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How to Find a Therapist

Joanna Salit, MSW RSW, Counselling for Life’s Transitions


How to find a therapist


We often don’t put ourselves first. It is for this reason that flight attendants remind us to put on our oxygen mask first before putting it on a child, in case of emergency. These days, we are getting pulled in so many different directions, that the feeling of stress and depletion is so common. We need to put on our own oxygen mask first.


The therapy office is a space for just you. It’s a slice of time in your week to stop, breathe, unpack, reflect and move forward. It’s my job as a therapist to create a safe space in those four walls, to walk with you on your journey toward your goals, to listen and be your ally to help get you where you want to go.


It can be a nerve-wracking thing, though, to try to find the right therapist. So where do you even start?


1.    Ask friends or family for suggestions, if you’re comfortable doing this. Word of mouth referrals can be great.

2.    Search online for therapists that work close to your home, work or school.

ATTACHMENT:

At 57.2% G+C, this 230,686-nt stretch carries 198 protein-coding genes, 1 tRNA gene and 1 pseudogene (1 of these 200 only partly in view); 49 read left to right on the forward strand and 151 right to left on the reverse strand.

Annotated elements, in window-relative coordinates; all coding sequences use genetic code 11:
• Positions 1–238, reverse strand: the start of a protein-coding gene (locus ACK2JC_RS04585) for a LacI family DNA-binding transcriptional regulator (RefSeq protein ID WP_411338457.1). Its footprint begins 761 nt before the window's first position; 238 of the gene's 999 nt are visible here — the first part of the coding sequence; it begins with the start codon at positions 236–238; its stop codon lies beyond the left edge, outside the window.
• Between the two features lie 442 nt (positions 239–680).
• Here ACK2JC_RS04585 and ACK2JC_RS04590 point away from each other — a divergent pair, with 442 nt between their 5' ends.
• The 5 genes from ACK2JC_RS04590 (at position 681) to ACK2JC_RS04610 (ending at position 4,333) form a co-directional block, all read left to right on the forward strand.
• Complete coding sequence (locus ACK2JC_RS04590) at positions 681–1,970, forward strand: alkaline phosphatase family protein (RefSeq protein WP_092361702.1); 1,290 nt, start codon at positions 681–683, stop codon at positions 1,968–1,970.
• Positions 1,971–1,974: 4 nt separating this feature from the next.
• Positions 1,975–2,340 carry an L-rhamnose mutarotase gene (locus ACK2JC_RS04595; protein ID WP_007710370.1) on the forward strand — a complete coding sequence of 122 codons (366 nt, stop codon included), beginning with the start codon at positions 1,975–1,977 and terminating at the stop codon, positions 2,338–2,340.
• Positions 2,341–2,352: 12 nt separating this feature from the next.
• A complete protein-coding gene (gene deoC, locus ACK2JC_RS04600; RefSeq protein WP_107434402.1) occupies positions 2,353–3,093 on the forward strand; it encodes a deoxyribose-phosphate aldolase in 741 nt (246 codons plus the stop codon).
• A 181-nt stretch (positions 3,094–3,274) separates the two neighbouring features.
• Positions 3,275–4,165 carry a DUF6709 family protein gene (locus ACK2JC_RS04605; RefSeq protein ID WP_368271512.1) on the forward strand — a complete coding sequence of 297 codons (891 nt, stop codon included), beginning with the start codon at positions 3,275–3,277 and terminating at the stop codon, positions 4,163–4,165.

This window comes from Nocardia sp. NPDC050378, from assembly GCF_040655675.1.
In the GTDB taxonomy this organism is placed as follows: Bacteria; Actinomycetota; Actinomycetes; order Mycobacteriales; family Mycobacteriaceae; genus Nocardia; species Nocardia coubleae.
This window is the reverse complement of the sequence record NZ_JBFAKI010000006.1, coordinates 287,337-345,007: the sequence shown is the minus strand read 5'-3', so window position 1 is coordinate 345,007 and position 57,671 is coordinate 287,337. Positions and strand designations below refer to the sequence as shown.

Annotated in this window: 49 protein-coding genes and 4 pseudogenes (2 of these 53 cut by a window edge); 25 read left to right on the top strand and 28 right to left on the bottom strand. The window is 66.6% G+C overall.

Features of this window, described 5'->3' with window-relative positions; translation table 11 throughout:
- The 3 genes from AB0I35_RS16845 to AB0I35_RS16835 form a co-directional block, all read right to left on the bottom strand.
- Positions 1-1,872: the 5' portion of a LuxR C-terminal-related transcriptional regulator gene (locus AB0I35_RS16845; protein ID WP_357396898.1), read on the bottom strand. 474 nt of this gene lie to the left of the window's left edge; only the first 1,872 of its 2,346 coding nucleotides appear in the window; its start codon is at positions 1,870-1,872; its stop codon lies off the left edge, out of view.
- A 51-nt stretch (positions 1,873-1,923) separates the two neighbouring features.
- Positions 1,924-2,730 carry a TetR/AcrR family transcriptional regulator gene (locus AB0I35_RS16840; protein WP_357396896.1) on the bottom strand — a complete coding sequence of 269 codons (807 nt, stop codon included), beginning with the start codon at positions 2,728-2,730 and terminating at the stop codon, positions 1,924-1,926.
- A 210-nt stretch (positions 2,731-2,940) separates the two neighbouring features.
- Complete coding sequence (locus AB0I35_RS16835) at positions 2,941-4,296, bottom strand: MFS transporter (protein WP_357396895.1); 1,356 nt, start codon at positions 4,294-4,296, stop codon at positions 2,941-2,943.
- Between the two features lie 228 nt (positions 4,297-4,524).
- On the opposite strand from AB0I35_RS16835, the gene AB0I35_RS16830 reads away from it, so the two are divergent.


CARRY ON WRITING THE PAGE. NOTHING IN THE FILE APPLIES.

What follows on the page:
3.    Read the biographies for therapists who specialize in what you would like to work on. Try to get a sense of the therapist through their listings.

4.    If you have insurance coverage, reach out to them to see who they cover and how much.

5.    Reach out to the therapist for an initial contact.


While profile pictures, credentials, fees, location, experience and therapeutic approaches all factor into the decision, it is ultimately the feeling you get from the initial contact that will set the stage for this important relationship. Does the therapist get back in a timely manner? Do they offer time to talk by phone or in person before you commit to a first appointment? Do they sound understanding? Are they really listening to you? Do they sound organized and can offer you some structure so that you feel psychologically safe walking into their office for the first time?


It takes a huge amount of courage to make a first call to a therapist! It takes even more courage to walk through the door to the office. You will be nervous. You will be uncertain. You may hope this is a good decision. It is my job to make you feel safe and heard and held. It is my job to facilitate a relationship. It is my job to be well trained and well informed to bring you to the place you want to go. It is my job to create a confidential, safe and trusting environment.


If you are interested in meeting with me, feel free to reach out (without financial or other obligation) and we can talk about whether this is a good initial match. I can be reached at 416-795-8006,, or

Life Transitions

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